A bottle of French wine that spent more than a year on the International Space Station as part of a scientific study could fetch up to $ 1 million at an auction being organized by Christie’s, the firm reported. Tuesday.
The Pétrus 2000 is one of 12 bottles sent into space in November 2019 to explore the potential of alien agriculture. He returned 14 months later, subtly altered, according to wine experts who tasted him in France.
Tim Tiptree, international director of Christie’s wine and spirits department, said the wine “matured in a unique environment” of near zero gravity aboard the space station.
The trip turned a $ 10,000 wine known for its complexity, silky, ripe tannins and flavors of black cherry, cigar box, and leather into a scientific first, and it’s still a fine bottle of wine, Tiptree said.
“It is a very harmonious wine that has the ability to age magnificently, which is why it was chosen for this experiment,” he said. “It is very encouraging that it was delicious when it returned to Earth.”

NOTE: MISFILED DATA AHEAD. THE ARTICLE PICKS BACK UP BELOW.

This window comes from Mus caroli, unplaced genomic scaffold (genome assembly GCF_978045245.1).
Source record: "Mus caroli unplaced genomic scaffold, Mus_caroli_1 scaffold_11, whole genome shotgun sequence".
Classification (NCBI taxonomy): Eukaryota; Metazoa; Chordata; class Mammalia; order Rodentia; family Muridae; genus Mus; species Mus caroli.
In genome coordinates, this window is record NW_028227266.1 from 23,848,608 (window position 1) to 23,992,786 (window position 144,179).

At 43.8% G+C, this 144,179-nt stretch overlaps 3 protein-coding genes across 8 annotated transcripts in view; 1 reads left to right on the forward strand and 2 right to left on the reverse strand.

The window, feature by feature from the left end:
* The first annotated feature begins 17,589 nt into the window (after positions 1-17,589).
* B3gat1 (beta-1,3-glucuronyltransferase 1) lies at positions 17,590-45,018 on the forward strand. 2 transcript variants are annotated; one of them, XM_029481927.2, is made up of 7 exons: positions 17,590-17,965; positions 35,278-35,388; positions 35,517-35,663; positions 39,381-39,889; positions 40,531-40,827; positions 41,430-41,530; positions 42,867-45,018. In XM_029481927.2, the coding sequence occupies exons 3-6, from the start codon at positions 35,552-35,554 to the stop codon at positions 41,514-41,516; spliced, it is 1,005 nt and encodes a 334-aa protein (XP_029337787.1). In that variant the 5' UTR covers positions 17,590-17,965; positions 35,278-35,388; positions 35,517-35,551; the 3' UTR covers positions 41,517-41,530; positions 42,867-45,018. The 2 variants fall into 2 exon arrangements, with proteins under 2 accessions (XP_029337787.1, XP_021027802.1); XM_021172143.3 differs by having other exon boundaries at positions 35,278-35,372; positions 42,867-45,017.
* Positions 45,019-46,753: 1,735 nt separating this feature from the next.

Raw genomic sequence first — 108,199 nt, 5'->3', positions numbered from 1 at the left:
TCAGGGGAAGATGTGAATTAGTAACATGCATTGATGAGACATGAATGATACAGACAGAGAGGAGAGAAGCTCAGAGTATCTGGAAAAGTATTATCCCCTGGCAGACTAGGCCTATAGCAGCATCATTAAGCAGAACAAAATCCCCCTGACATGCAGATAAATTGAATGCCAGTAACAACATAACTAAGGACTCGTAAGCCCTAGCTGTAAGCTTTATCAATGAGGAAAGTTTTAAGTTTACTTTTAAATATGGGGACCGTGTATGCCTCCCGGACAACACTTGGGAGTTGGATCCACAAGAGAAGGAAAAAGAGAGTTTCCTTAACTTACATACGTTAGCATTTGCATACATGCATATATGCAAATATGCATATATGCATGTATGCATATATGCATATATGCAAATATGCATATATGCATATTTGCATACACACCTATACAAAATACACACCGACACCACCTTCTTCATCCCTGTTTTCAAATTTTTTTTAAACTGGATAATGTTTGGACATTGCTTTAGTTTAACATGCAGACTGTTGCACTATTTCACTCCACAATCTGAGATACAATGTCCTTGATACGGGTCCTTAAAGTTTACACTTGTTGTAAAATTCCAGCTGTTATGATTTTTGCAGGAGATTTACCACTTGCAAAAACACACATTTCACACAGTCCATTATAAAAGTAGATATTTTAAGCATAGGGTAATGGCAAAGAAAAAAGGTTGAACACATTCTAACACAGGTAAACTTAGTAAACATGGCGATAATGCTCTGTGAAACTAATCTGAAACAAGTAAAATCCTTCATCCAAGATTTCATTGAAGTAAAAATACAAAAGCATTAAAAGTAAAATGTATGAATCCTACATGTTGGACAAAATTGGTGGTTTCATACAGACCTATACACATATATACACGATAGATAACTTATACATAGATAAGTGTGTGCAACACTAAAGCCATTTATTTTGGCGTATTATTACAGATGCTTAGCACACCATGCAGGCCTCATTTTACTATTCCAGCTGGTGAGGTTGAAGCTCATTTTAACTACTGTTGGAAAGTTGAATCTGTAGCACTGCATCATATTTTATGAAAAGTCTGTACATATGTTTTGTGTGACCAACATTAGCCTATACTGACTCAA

Private space company Space Cargo Unlimited put the wine into orbit in November 2019 as part of an effort to make Earth’s plants more resistant to climate change and disease by exposing them to new stressors. The researchers also want to better understand the aging process, fermentation, and bubbles in wine.
Proceeds from the sale will fund future research for Space Cargo Unlimited. Other bottles from the dozen that went into the space remain unopened, but Christie’s said there are no plans to sell them.